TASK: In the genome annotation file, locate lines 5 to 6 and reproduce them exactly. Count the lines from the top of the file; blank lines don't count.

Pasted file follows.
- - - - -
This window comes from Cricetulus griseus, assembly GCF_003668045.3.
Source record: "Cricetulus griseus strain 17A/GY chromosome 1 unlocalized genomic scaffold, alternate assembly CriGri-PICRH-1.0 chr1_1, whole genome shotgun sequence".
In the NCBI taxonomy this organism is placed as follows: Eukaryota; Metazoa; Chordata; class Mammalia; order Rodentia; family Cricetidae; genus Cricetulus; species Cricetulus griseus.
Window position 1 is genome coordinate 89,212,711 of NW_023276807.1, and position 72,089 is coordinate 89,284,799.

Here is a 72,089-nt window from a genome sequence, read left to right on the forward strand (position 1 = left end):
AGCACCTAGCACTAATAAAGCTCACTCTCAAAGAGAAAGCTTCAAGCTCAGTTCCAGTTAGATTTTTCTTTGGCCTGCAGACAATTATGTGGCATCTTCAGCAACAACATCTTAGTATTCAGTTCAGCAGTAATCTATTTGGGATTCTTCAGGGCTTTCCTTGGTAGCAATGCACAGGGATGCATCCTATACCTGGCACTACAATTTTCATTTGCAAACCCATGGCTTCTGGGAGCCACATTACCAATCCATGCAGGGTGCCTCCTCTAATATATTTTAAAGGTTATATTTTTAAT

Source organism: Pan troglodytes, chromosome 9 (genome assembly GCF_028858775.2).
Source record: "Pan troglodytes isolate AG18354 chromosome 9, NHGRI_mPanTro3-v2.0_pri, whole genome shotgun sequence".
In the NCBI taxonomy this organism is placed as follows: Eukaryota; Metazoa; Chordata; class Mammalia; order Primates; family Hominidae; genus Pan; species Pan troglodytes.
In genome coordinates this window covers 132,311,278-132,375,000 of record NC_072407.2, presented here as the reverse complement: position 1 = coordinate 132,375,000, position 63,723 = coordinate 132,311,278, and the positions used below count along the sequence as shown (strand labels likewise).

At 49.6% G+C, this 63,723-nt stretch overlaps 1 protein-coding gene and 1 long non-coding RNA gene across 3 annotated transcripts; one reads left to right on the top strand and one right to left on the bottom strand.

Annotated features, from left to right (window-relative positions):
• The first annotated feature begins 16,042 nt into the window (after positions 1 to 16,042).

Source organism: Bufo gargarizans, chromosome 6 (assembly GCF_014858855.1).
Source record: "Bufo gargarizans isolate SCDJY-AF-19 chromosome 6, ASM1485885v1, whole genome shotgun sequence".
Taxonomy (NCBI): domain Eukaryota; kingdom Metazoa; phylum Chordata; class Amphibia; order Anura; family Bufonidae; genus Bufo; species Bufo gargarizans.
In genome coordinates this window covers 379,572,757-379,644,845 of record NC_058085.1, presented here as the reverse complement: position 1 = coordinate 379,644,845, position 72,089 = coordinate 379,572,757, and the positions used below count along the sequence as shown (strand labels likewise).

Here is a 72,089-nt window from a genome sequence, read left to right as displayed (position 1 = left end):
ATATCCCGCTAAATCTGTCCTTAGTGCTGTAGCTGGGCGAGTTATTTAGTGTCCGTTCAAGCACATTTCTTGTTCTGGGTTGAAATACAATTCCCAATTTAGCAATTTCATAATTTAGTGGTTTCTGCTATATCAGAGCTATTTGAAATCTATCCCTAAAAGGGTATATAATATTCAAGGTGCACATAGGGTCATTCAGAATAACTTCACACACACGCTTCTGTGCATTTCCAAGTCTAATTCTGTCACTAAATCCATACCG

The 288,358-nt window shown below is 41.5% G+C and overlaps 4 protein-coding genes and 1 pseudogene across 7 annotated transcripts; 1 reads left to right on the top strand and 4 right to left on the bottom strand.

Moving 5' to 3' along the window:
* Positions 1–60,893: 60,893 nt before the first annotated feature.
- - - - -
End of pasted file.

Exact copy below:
Here is a 72,089-nt window from a genome sequence, read left to right on the forward strand (position 1 = left end):
AGCACCTAGCACTAATAAAGCTCACTCTCAAAGAGAAAGCTTCAAGCTCAGTTCCAGTTAGATTTTTCTTTGGCCTGCAGACAATTATGTGGCATCTTCAGCAACAACATCTTAGTATTCAGTTCAGCAGTAATCTATTTGGGATTCTTCAGGGCTTTCCTTGGTAGCAATGCACAGGGATGCATCCTATACCTGGCACTACAATTTTCATTTGCAAACCCATGGCTTCTGGGAGCCACATTACCAATCCATGCAGGGTGCCTCCTCTAATATATTTTAAAGGTTATATTTTTAAT